Over the years, there has been uncertainty for entities that provide automobile service contracts as to their tax status for federal income tax purposes. Normally, these service contract providers do not meet the traditional definition of an insurance company from a regulatory standpoint, creating some uncertainty as to their proper tax status. Fortunately for business owners and tax practitioners alike, the Internal Revenue Service (IRS) has addressed this issue, providing us with tangible guidelines in the form of published rulings.
The analysis of whether an entity is an insurance company for federal income tax purposes is multi-faceted, but arguably begins with the following question: is the underlying contract an “insurance” contract for federal income tax purposes, as opposed to state regulatory purposes? Once this question is answered, there are other numerical and factual tests that must be considered in determining whether the entity is an insurance company for federal income tax purposes.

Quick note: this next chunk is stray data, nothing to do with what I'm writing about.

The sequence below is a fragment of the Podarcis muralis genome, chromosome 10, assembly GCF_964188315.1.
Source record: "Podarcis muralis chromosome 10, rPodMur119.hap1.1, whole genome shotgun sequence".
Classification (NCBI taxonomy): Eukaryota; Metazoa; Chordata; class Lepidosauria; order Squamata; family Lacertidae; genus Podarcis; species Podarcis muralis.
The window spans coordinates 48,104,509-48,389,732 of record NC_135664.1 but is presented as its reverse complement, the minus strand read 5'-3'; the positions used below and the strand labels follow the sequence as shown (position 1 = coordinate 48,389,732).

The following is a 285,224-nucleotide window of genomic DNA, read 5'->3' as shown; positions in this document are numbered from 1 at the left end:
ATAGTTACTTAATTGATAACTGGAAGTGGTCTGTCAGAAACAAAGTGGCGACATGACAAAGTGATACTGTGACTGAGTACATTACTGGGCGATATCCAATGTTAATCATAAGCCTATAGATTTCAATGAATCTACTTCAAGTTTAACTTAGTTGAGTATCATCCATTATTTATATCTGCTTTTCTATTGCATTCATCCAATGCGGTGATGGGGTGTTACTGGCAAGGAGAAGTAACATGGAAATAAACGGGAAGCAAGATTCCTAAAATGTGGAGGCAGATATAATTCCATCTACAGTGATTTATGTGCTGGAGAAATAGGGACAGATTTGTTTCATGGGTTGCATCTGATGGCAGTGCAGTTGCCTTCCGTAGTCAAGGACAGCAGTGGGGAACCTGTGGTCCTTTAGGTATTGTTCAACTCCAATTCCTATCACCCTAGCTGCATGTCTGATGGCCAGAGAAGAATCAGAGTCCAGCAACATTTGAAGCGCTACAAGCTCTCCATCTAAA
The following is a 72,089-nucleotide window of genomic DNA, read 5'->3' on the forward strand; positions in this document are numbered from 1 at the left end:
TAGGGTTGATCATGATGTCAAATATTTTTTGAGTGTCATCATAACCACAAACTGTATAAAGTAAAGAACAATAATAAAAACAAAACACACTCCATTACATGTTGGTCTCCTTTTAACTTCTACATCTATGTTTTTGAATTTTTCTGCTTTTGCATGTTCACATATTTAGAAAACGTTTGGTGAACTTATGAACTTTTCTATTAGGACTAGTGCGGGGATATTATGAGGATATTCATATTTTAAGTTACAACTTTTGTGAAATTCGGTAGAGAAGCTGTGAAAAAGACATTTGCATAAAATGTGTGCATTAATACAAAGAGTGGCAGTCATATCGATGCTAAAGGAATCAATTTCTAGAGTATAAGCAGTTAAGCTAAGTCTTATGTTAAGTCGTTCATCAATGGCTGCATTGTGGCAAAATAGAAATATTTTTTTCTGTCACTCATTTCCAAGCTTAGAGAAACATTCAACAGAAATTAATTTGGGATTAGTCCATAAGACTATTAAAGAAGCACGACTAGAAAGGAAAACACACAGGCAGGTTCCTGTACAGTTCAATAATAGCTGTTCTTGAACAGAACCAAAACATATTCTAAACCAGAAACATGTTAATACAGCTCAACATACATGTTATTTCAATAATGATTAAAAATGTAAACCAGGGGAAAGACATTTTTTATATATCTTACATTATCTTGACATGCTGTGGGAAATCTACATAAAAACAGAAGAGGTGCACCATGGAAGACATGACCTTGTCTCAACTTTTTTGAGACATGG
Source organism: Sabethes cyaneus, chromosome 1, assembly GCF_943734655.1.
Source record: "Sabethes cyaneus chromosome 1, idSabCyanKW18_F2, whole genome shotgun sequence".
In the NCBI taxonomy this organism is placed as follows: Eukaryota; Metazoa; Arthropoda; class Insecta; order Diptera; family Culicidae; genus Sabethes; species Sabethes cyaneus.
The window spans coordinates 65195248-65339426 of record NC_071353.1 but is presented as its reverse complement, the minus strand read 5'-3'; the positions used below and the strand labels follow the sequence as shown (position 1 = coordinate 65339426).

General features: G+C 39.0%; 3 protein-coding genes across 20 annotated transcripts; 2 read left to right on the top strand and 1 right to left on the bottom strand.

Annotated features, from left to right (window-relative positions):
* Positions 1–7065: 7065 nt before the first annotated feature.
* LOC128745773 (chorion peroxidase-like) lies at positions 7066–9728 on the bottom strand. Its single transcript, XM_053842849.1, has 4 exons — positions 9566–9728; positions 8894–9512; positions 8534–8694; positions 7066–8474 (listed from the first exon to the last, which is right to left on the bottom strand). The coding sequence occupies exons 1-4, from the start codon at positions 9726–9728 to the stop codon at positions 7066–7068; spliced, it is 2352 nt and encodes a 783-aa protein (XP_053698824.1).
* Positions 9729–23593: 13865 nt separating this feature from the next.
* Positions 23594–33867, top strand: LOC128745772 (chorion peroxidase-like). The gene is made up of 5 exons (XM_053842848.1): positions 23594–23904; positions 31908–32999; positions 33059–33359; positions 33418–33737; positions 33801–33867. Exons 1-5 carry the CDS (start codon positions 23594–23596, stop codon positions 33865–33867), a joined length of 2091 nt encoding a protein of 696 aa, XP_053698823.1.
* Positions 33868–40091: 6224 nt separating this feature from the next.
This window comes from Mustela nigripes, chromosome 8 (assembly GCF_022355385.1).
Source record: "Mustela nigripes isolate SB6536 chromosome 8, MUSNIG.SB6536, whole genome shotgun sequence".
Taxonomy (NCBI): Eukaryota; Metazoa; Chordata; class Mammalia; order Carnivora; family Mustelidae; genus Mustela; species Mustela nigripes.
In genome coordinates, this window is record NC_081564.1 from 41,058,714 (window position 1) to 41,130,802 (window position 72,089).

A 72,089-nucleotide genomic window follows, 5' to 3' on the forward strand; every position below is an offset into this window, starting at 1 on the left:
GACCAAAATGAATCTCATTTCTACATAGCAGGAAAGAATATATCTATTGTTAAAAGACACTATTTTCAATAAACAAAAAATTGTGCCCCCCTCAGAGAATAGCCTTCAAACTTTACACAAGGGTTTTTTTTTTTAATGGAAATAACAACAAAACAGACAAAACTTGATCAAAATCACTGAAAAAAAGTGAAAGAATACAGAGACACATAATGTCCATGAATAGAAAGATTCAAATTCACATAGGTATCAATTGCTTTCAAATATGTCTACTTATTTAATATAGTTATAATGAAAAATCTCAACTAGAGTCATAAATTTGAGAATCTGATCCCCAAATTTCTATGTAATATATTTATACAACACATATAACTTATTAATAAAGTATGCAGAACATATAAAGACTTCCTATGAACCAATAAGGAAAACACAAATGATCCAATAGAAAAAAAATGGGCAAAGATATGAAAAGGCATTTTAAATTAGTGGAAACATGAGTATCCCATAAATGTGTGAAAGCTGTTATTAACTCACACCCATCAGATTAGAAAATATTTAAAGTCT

The IRS has issued a number of Private Letter Rulings (PLRs) which conclude that a contract providing protection to a vehicle purchaser or lessee, covering the economic loss associated with the cost of repairs due to mechanical breakdown, meets the definition of an insurance contract for federal income tax purposes. The IRS has also ruled that a company issuing these contracts (the obligor) is an insurance company for federal income tax purposes, provided that at the end of each taxable year, more than 50 percent of the company’s business is the issuing of such contracts.
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